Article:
U.S. Supreme Court Rejects Suit Over Medicare Provision
The U.S. Supreme Court on Monday declined to hear a lawsuit in which five states sought an injunction to block the collection of state funds by the federal government to help finance the Medicare prescription drug benefit, CQ Today reports (Schuler, CQ Today, 6/19). The attorneys general of Texas, Kentucky, Maine, Missouri and New Jersey in March requested permission to file the lawsuit in the Supreme Court; states can file lawsuits against the federal government with a lower court or with the Supreme Court, which can refuse to hear such cases.
The current lawsuit challenges the "clawback" provision of the Medicare prescription drug benefit. Under the provision, Medicare assumes prescription drug costs for beneficiaries eligible for both Medicaid and Medicare, but states must pay the federal government as much as 90% of the estimated amount that they would have spent for medication costs for dual eligibles under Medicaid (California Healthline, 3/6).
The rate under the clawback provision will decrease to 75% by 2015. According to the lawsuit, the clawback provision amounts to a tax that "infringes on state sovereignty" and "interferes with essential functions of state government" (CQ Today, 6/19).
Attorneys general of 10 other states have filed amicus briefs in support of the five states involved with the lawsuit (Washington Times, 6/20). The Supreme Court declined to hear the lawsuit without comment and referred the case to a lower court (Holland, AP/Louisville Courier-Journal, 6/20).
New Jersey Attorney General Zulima Farber said, "Our position is that this is the first time Congress has expanded its power to include direct taxation of the sovereign states" (Cohen, Newark Star-Ledger, 6/20).
However, Solicitor General Paul Clement wrote in arguments for the Bush administration, "The states cannot establish that the (law) ... will cause them any financial hardship at all" (Washington Times, 6/20). He added, "By contrast, an injunction barring implementation of the (the law) would deprive the Medicare Part D program of an important source of the funding necessary to furnish prescription drugs to" beneficiaries (Newark Star-Ledger, 6/20).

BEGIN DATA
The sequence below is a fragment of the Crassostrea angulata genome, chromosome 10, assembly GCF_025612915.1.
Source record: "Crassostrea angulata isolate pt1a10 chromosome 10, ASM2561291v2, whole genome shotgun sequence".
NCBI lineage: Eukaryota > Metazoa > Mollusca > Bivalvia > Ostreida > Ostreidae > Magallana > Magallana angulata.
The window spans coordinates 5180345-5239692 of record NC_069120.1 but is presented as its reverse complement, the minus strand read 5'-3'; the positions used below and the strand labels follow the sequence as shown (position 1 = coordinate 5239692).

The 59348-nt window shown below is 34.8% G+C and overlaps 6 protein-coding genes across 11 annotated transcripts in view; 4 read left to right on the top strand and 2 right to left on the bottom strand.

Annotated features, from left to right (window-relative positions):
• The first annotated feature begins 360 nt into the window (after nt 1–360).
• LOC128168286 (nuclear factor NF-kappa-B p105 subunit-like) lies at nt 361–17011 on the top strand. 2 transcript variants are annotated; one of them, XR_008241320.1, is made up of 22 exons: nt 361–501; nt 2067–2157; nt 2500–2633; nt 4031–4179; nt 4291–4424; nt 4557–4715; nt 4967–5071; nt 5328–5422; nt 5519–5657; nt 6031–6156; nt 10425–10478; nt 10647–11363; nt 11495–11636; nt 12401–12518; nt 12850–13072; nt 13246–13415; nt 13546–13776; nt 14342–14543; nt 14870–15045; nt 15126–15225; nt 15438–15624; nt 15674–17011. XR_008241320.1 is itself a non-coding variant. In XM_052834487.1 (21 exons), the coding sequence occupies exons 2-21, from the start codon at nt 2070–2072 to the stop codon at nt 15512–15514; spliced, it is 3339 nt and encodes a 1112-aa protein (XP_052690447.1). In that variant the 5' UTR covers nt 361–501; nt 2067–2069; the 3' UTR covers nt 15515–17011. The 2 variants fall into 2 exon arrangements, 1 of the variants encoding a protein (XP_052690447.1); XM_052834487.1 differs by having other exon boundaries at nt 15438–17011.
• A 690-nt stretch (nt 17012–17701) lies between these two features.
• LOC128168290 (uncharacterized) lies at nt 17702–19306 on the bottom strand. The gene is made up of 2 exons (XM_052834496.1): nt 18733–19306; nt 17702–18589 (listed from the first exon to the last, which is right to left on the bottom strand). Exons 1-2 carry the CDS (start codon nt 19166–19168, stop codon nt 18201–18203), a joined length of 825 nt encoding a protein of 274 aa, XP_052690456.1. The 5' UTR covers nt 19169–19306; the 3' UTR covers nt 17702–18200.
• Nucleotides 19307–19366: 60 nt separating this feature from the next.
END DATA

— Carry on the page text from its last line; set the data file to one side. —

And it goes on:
Kentucky Assistant Attorney General David Johnstone said, "We realized it was a long shot for the court to take the case," adding, "In the next couple of days, we'll meet in-house and discuss with the other states involved where we go from here." Johnstone said that each of the 15 states involved likely will have to file separate lawsuits in lower courts.
CMS Administrator Mark McClellan said, "We continue to work to ensure that the millions of people with Medicare and Medicaid will continue to get the drugs they need, at a much lower cost than had been expected, while saving money for states" (Freking, AP/Boston Globe, 6/19).
In related news, UnitedHealth Group officials on Monday said that the company has enrolled 5.7 million Medicare beneficiaries in prescription drug plans, with 4.5 million beneficiaries enrolled in stand-alone plans and 1.2 million enrolled in Medicare Advantage plans, Dow Jones reports. According to UnitedHealth, 3.2 million of the company's 5.7 million Medicare beneficiaries have enrolled in a company stand-alone prescription drug plan branded by AARP.
About 1.1 million of the company's Medicare beneficiaries were automatically enrolled in UnitedHealth prescription drug plans by the federal government, the company said (Dow Jones, 6/19).